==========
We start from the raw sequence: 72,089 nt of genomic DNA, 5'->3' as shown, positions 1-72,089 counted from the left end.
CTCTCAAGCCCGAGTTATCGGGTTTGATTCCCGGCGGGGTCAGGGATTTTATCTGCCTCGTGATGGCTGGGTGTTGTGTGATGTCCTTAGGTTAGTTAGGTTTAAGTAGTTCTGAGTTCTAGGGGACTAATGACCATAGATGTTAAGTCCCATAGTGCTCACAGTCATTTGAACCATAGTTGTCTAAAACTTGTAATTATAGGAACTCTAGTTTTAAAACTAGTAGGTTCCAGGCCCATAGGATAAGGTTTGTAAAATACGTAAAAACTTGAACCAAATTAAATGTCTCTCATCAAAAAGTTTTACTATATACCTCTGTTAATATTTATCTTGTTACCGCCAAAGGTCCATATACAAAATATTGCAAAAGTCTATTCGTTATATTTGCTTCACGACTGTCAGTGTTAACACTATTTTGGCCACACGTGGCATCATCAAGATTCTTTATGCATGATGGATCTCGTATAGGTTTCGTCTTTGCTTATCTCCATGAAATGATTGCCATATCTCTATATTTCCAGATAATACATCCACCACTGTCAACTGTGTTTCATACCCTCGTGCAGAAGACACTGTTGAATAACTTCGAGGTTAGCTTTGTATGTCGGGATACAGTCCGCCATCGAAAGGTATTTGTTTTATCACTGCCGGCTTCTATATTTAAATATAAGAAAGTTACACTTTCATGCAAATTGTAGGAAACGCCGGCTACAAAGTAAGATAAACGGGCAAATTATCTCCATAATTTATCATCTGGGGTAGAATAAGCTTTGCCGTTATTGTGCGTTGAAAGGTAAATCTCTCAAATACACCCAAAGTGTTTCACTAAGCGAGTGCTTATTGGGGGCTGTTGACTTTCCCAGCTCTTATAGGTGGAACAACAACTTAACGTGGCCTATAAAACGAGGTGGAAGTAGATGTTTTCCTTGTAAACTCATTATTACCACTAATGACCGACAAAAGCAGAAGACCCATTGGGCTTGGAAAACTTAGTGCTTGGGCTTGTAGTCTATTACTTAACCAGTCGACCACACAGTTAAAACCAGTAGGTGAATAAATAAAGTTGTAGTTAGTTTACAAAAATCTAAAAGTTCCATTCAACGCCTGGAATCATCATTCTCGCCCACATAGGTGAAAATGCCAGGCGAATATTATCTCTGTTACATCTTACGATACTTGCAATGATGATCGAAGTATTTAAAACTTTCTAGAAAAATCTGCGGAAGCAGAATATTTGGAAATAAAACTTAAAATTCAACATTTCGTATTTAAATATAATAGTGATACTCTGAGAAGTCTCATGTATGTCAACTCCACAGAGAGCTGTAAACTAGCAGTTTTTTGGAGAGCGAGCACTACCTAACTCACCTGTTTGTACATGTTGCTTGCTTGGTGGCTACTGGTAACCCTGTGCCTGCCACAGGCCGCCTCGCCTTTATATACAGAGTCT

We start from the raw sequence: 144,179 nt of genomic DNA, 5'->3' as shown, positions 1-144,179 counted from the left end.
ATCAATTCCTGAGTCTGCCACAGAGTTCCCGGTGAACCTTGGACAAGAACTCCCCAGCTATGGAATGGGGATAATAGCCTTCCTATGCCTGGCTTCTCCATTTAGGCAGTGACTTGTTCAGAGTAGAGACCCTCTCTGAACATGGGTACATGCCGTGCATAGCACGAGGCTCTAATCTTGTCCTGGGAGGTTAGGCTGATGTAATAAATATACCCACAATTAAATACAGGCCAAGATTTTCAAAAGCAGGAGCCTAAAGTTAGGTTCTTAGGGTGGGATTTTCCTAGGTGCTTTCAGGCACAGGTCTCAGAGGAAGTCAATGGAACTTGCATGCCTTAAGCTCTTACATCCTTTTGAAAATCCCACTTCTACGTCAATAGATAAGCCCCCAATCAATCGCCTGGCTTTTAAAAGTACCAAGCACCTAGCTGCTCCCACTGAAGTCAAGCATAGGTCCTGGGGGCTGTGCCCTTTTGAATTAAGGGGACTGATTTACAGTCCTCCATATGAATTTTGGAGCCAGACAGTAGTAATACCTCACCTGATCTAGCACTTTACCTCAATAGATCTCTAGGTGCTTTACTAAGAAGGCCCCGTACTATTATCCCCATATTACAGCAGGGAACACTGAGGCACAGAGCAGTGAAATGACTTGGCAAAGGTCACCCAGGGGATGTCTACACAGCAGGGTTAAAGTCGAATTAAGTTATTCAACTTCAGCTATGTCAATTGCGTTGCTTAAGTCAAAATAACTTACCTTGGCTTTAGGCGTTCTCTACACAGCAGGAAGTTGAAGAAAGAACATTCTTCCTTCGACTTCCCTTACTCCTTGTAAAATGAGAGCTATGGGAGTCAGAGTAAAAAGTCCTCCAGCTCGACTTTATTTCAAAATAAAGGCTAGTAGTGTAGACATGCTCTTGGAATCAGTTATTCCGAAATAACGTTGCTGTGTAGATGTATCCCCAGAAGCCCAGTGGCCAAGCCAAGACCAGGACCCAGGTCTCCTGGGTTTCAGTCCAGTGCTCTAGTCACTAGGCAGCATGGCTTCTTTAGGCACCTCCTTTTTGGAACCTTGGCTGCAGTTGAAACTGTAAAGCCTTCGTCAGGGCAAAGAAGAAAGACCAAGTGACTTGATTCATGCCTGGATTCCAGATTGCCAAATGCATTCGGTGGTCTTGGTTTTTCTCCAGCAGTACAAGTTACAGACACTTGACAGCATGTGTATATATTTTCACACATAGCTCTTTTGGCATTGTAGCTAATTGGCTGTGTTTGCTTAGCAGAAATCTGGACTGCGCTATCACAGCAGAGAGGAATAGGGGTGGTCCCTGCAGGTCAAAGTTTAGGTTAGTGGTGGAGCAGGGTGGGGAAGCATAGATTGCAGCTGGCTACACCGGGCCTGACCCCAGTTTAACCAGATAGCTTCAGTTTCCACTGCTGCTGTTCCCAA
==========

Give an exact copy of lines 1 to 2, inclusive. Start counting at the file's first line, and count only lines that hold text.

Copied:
We start from the raw sequence: 72,089 nt of genomic DNA, 5'->3' as shown, positions 1-72,089 counted from the left end.
CTCTCAAGCCCGAGTTATCGGGTTTGATTCCCGGCGGGGTCAGGGATTTTATCTGCCTCGTGATGGCTGGGTGTTGTGTGATGTCCTTAGGTTAGTTAGGTTTAAGTAGTTCTGAGTTCTAGGGGACTAATGACCATAGATGTTAAGTCCCATAGTGCTCACAGTCATTTGAACCATAGTTGTCTAAAACTTGTAATTATAGGAACTCTAGTTTTAAAACTAGTAGGTTCCAGGCCCATAGGATAAGGTTTGTAAAATACGTAAAAACTTGAACCAAATTAAATGTCTCTCATCAAAAAGTTTTACTATATACCTCTGTTAATATTTATCTTGTTACCGCCAAAGGTCCATATACAAAATATTGCAAAAGTCTATTCGTTATATTTGCTTCACGACTGTCAGTGTTAACACTATTTTGGCCACACGTGGCATCATCAAGATTCTTTATGCATGATGGATCTCGTATAGGTTTCGTCTTTGCTTATCTCCATGAAATGATTGCCATATCTCTATATTTCCAGATAATACATCCACCACTGTCAACTGTGTTTCATACCCTCGTGCAGAAGACACTGTTGAATAACTTCGAGGTTAGCTTTGTATGTCGGGATACAGTCCGCCATCGAAAGGTATTTGTTTTATCACTGCCGGCTTCTATATTTAAATATAAGAAAGTTACACTTTCATGCAAATTGTAGGAAACGCCGGCTACAAAGTAAGATAAACGGGCAAATTATCTCCATAATTTATCATCTGGGGTAGAATAAGCTTTGCCGTTATTGTGCGTTGAAAGGTAAATCTCTCAAATACACCCAAAGTGTTTCACTAAGCGAGTGCTTATTGGGGGCTGTTGACTTTCCCAGCTCTTATAGGTGGAACAACAACTTAACGTGGCCTATAAAACGAGGTGGAAGTAGATGTTTTCCTTGTAAACTCATTATTACCACTAATGACCGACAAAAGCAGAAGACCCATTGGGCTTGGAAAACTTAGTGCTTGGGCTTGTAGTCTATTACTTAACCAGTCGACCACACAGTTAAAACCAGTAGGTGAATAAATAAAGTTGTAGTTAGTTTACAAAAATCTAAAAGTTCCATTCAACGCCTGGAATCATCATTCTCGCCCACATAGGTGAAAATGCCAGGCGAATATTATCTCTGTTACATCTTACGATACTTGCAATGATGATCGAAGTATTTAAAACTTTCTAGAAAAATCTGCGGAAGCAGAATATTTGGAAATAAAACTTAAAATTCAACATTTCGTATTTAAATATAATAGTGATACTCTGAGAAGTCTCATGTATGTCAACTCCACAGAGAGCTGTAAACTAGCAGTTTTTTGGAGAGCGAGCACTACCTAACTCACCTGTTTGTACATGTTGCTTGCTTGGTGGCTACTGGTAACCCTGTGCCTGCCACAGGCCGCCTCGCCTTTATATACAGAGTCT